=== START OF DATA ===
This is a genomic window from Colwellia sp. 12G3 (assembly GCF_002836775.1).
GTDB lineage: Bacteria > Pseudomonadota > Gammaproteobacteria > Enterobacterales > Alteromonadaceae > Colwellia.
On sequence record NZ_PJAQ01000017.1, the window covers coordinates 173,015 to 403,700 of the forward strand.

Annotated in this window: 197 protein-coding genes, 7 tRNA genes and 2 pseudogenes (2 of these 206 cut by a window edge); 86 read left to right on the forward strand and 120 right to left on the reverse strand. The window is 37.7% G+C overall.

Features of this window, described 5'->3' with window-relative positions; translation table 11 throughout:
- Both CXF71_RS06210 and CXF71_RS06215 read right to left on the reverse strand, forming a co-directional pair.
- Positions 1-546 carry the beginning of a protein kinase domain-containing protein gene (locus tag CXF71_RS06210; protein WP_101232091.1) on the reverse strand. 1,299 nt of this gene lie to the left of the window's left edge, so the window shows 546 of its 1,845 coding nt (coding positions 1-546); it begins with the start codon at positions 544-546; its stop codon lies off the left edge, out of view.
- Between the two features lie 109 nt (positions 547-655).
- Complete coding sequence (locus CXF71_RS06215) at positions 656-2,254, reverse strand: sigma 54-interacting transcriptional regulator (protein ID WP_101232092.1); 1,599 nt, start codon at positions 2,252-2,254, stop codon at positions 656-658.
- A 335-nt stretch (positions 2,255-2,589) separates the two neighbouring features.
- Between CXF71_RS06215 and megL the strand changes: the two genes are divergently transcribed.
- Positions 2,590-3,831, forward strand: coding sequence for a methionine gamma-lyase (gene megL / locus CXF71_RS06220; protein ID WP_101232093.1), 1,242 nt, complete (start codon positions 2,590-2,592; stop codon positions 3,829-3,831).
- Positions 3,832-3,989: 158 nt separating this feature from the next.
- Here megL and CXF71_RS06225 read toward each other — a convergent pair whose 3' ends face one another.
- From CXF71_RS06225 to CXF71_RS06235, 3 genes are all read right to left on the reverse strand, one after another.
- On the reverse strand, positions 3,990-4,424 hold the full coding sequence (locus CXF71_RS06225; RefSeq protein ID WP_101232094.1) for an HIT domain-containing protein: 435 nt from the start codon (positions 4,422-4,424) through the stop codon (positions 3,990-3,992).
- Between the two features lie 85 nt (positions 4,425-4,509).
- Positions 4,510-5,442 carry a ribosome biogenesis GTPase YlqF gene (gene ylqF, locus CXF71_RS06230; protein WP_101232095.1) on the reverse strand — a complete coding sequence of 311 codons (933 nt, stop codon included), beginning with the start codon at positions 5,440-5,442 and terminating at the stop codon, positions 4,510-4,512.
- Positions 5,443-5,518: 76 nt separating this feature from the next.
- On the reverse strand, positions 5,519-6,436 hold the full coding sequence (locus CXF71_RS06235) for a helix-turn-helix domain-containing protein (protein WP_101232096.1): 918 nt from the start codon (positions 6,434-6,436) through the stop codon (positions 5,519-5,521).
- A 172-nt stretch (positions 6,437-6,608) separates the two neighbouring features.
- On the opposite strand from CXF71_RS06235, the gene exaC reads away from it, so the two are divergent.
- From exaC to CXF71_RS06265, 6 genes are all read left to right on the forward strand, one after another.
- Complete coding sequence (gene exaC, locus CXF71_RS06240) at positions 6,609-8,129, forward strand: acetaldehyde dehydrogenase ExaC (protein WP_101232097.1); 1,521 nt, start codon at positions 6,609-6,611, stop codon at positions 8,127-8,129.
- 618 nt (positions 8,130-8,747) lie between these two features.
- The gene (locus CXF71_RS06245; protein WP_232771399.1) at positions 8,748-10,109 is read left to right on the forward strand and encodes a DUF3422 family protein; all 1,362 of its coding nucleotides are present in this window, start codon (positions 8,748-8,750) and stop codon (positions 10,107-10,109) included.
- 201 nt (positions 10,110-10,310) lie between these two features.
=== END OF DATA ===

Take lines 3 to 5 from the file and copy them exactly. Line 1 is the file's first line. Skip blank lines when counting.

On sequence record NZ_PJAQ01000017.1, the window covers coordinates 173,015 to 403,700 of the forward strand.

Annotated in this window: 197 protein-coding genes, 7 tRNA genes and 2 pseudogenes (2 of these 206 cut by a window edge); 86 read left to right on the forward strand and 120 right to left on the reverse strand. The window is 37.7% G+C overall.

Features of this window, described 5'->3' with window-relative positions; translation table 11 throughout: